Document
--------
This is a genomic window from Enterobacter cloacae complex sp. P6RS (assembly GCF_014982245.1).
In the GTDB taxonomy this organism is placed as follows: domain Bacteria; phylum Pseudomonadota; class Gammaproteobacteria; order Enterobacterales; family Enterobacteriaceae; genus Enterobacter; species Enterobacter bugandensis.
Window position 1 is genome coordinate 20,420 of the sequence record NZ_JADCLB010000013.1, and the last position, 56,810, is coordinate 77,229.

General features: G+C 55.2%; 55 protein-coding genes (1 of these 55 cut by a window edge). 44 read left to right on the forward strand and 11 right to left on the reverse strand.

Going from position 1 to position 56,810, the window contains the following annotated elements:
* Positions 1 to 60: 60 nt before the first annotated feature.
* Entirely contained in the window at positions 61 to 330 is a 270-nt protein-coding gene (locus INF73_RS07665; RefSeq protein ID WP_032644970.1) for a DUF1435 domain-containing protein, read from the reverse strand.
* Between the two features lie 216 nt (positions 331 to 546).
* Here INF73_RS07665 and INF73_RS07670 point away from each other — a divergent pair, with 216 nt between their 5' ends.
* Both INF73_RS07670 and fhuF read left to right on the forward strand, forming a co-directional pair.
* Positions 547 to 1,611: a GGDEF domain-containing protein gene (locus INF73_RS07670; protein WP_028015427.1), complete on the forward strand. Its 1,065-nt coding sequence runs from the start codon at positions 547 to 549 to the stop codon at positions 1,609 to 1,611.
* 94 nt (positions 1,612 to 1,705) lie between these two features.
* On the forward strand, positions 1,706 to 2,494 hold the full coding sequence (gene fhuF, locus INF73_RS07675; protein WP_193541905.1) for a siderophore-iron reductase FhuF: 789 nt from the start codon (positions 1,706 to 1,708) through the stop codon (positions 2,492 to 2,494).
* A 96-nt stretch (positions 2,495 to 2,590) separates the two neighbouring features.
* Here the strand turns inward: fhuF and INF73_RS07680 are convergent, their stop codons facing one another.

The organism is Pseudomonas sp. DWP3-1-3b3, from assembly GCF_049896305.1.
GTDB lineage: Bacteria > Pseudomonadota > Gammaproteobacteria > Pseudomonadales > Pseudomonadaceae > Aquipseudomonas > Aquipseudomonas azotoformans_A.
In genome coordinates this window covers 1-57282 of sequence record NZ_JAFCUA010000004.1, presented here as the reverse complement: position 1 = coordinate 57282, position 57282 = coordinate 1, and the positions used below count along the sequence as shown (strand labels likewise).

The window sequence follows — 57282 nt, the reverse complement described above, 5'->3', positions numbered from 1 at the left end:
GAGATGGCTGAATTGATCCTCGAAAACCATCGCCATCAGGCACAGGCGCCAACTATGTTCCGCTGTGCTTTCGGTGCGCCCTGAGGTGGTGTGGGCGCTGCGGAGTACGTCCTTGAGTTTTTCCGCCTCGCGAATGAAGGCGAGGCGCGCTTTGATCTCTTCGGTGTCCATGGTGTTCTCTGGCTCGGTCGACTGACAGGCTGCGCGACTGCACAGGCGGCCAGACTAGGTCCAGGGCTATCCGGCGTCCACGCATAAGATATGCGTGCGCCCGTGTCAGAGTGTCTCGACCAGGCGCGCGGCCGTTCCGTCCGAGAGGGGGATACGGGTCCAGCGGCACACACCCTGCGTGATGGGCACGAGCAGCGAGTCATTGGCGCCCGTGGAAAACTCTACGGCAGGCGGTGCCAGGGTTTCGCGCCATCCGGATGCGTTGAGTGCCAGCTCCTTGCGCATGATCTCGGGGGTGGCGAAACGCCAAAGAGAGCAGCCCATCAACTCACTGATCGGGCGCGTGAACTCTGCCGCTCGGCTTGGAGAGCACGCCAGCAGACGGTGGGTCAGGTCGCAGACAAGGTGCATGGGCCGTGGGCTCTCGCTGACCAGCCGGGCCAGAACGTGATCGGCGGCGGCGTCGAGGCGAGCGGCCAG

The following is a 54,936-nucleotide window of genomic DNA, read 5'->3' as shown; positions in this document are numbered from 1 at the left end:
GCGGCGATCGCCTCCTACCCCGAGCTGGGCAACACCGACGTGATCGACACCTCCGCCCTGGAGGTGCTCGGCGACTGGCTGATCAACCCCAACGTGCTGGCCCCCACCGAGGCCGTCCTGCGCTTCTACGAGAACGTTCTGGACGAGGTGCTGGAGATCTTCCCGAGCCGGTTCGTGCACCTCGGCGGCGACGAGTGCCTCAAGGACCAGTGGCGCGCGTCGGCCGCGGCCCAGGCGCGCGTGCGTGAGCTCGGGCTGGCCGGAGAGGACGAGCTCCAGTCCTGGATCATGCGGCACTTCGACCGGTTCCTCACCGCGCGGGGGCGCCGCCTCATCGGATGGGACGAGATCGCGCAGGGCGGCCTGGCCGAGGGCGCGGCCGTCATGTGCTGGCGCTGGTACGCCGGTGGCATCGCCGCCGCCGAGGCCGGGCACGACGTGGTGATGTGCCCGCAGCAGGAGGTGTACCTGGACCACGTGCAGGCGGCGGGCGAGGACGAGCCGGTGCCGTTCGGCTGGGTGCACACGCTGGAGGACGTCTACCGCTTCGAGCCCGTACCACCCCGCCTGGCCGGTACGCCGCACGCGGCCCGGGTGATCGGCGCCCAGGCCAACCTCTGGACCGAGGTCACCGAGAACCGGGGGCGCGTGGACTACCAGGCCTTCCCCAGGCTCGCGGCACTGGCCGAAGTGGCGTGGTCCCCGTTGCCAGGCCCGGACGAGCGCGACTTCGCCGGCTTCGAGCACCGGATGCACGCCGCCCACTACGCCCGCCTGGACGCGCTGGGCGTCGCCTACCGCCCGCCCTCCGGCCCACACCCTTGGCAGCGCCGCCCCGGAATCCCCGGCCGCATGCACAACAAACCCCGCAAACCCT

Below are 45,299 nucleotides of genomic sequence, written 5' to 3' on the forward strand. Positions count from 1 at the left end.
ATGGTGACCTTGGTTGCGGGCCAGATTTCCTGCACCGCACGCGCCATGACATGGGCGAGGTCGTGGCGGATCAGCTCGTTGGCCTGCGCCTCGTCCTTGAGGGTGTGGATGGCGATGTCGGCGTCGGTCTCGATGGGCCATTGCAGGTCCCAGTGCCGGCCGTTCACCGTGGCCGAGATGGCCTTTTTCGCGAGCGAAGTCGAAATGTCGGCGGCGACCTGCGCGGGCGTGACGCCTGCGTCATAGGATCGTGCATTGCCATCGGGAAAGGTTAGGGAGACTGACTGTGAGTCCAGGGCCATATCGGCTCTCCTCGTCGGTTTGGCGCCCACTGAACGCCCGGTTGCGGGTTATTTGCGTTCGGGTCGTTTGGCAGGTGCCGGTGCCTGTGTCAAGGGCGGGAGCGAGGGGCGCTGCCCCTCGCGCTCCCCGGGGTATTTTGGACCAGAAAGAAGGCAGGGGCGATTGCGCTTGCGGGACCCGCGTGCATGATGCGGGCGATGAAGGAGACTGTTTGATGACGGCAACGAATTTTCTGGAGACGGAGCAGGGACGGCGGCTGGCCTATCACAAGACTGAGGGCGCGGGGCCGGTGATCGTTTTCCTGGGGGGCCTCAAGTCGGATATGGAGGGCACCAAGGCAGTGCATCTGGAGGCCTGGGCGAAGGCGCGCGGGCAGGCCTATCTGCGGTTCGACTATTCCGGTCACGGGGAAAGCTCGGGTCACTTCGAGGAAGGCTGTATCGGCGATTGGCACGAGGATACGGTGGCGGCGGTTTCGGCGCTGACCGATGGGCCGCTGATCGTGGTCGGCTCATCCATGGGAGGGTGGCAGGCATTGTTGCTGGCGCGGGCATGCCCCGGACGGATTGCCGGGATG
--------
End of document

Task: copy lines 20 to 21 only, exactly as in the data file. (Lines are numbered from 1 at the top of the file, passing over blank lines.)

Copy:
GAGATGGCTGAATTGATCCTCGAAAACCATCGCCATCAGGCACAGGCGCCAACTATGTTCCGCTGTGCTTTCGGTGCGCCCTGAGGTGGTGTGGGCGCTGCGGAGTACGTCCTTGAGTTTTTCCGCCTCGCGAATGAAGGCGAGGCGCGCTTTGATCTCTTCGGTGTCCATGGTGTTCTCTGGCTCGGTCGACTGACAGGCTGCGCGACTGCACAGGCGGCCAGACTAGGTCCAGGGCTATCCGGCGTCCACGCATAAGATATGCGTGCGCCCGTGTCAGAGTGTCTCGACCAGGCGCGCGGCCGTTCCGTCCGAGAGGGGGATACGGGTCCAGCGGCACACACCCTGCGTGATGGGCACGAGCAGCGAGTCATTGGCGCCCGTGGAAAACTCTACGGCAGGCGGTGCCAGGGTTTCGCGCCATCCGGATGCGTTGAGTGCCAGCTCCTTGCGCATGATCTCGGGGGTGGCGAAACGCCAAAGAGAGCAGCCCATCAACTCACTGATCGGGCGCGTGAACTCTGCCGCTCGGCTTGGAGAGCACGCCAGCAGACGGTGGGTCAGGTCGCAGACAAGGTGCATGGGCCGTGGGCTCTCGCTGACCAGCCGGGCCAGAACGTGATCGGCGGCGGCGTCGAGGCGAGCGGCCAG

The following is a 54,936-nucleotide window of genomic DNA, read 5'->3' as shown; positions in this document are numbered from 1 at the left end: